Tuesday, April 24, 2012

Trouble brewing... or not.

People often ask me, "What is Haiti really like?" It is an impossibly broad question which many people have dedicated their life's work trying to answer, and still come up short.

I usually just say, "It's never boring."

Currently, the president is out of the country for medical reasons, leaving a very unstable government in his absence. A group of citizens are protesting the recent murder of a policeman by blocking off a main road that leads to the south of the country with burning tires and parked trucks. A rather large group of former military personnel are forming a new military on their own accord, and all of the police are on strike. It would seem then, that all hell should be breaking loose, yet somehow order is maintained and work goes on.
The next few days/weeks/months should be interesting no doubt, and whatever happens, I'm sure it won't be boring.

A Haitian boy stands next to burning tires placed in the street to block traffic. The demonstration was in response to a local police officer who was murdered on the job.



Filming a "Meet the Journalists" segment for the pulitzer foundation in connection with a recent investigation that was just completed by Ayiti Kale Je.   Photo by Alexis Erkert

Nora_CandleBNo matter what chaos the days bring, there is always solitude at night.

Friday, January 13, 2012


Yesterday marked the second anniversary of the earthquake that shook Port-au-Prince and left over 200,000 people dead. For me, it was only a headline in the newspaper, but for many people here in Haiti it was the anniversary of the day that they survived, and many of their loved ones did not. I couldn't imagine living here when it happened. Nor could I imagine living through the 2 years that have passed waiting for the aid money to trickle down to the people and turn things around. Yesterday gave me an intimate view of just how far reaching the destruction was, and just how resilient and faithful the people that lived through it are.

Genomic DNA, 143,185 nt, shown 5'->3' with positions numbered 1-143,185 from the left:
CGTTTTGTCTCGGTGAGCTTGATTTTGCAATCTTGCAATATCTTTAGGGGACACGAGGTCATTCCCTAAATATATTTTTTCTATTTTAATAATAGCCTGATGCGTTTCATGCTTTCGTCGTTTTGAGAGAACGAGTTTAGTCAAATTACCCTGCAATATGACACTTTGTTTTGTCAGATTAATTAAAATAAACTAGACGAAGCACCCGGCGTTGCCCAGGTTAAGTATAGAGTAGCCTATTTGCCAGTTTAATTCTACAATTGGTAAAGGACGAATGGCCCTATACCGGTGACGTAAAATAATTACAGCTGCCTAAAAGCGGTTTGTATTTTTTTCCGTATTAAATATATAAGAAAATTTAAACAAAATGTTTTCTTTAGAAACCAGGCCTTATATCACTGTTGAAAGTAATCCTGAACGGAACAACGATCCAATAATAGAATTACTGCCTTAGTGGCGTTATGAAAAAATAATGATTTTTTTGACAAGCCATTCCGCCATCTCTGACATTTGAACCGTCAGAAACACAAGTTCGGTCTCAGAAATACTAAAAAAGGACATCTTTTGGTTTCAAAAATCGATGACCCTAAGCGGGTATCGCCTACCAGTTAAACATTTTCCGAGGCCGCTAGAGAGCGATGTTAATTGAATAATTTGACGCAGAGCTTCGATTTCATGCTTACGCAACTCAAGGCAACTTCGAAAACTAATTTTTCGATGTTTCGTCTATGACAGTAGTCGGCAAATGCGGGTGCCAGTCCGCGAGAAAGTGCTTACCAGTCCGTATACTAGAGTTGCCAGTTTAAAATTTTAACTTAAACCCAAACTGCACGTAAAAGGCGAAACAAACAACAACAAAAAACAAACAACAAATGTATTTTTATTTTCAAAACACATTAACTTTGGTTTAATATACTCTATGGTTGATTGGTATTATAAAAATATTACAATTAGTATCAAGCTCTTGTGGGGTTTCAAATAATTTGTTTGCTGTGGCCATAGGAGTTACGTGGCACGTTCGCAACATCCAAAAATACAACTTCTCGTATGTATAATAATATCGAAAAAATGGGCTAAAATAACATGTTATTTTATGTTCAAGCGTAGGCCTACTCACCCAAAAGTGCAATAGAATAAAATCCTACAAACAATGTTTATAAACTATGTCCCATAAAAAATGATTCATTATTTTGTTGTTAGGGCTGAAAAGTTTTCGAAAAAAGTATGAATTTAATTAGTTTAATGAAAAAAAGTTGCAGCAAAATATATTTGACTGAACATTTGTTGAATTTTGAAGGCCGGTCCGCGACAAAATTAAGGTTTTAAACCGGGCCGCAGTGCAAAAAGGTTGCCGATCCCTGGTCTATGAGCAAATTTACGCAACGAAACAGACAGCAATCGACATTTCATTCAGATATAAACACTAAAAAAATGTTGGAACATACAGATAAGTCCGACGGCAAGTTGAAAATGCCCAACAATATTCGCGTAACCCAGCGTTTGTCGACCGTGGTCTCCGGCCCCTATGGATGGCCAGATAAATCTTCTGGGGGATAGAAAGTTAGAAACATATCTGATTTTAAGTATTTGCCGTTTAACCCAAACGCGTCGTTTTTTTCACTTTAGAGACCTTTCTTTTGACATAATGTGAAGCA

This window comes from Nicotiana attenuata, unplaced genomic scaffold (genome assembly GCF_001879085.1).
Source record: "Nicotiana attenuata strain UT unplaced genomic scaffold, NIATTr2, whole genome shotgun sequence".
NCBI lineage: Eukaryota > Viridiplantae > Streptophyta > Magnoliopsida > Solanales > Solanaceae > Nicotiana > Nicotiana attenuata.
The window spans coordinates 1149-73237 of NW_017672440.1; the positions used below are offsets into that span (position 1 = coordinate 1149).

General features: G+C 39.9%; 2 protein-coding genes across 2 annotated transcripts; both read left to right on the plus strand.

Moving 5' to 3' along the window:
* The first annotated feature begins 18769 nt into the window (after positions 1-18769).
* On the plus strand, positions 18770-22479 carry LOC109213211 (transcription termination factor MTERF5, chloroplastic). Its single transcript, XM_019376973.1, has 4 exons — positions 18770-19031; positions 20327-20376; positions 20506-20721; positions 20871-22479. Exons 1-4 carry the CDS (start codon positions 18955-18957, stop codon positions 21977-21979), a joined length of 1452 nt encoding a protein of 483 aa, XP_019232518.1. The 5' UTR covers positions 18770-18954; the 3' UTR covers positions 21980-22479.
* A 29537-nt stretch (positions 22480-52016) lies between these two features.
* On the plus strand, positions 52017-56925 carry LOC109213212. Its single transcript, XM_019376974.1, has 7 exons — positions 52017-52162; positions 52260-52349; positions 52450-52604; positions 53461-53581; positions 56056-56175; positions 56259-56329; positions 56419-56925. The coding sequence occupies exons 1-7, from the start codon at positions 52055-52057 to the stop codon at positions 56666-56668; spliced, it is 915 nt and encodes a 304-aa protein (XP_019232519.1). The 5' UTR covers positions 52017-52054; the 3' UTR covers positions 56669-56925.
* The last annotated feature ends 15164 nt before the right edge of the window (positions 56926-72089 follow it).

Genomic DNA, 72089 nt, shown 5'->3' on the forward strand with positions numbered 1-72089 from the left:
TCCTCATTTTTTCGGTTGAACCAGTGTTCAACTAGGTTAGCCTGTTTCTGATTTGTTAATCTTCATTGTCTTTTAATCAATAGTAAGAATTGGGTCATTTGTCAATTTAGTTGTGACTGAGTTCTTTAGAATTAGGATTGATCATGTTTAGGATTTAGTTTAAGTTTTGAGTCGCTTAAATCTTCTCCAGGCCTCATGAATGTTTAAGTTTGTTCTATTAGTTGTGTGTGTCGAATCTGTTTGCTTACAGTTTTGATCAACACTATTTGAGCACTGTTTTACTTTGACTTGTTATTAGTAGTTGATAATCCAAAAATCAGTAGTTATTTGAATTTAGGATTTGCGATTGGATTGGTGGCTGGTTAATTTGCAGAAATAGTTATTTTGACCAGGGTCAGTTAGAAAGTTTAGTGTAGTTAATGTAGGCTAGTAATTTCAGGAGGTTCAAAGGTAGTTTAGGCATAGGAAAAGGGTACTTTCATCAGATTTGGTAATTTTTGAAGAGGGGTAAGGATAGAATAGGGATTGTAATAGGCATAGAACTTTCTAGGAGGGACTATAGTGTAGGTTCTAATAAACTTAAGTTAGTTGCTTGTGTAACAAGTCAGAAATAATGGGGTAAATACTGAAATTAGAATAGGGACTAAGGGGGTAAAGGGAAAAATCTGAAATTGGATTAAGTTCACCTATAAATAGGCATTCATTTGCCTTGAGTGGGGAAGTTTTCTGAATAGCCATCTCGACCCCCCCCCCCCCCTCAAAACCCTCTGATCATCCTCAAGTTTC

Additionally, I am wholly impressed with my colleagues who found the strength to not only pull through it, but go to work and report about it.

Here are a few photos of people taking to the streets to remember.







Sunday, September 25, 2011

Anti-MINUSTAH Protest- Port-au-Prince, Haiti

It is with a slight hesitation that I make my first post since arriving in Port-au-Prince two months ago with images of a protest. Before coming here I, like the rest of the world, had only seen images of Haiti in the news only in moments of extreme disorder. It would seem that is all this small country has to offer the rest of the world is tragedy. Something sad happening in a distant land, to distant people. Something to discuss at the watercolor, but then quickly forget. If there is one thing I have learned from my short time here so far, it is that the image of Haiti that I knew before is nothing of the intriguing and complex reality that exists here.

In the next two years during my work with local press agency Groupe Medialternatif, I am looking forward to seeing that complex reality unfold. My list of ideas for feature stories grows everyday as I am constantly surprised by how much joy and life this country holds. I hope that the more of the language I learn and the more people I meet, the more I can explore not just the shouting in the streets, but the quite moments that make up the daily lives of Haitians. 

This protest, which took place on Friday, September 23rd was in response to the ongoing UN occupation in Haiti. It is one of several protests that have occured in the last few weeks against the UN's mission in Haiti (MINUSTAH) and I am certain they will continue in the weeks to come. This particular protest was relatively calm, with no rock throwing of tear gas shooting. It began at a UN compound and wound through the city ending at the back entrance to the National Palace. The organization that I work for wrote an article about it, which can be found here.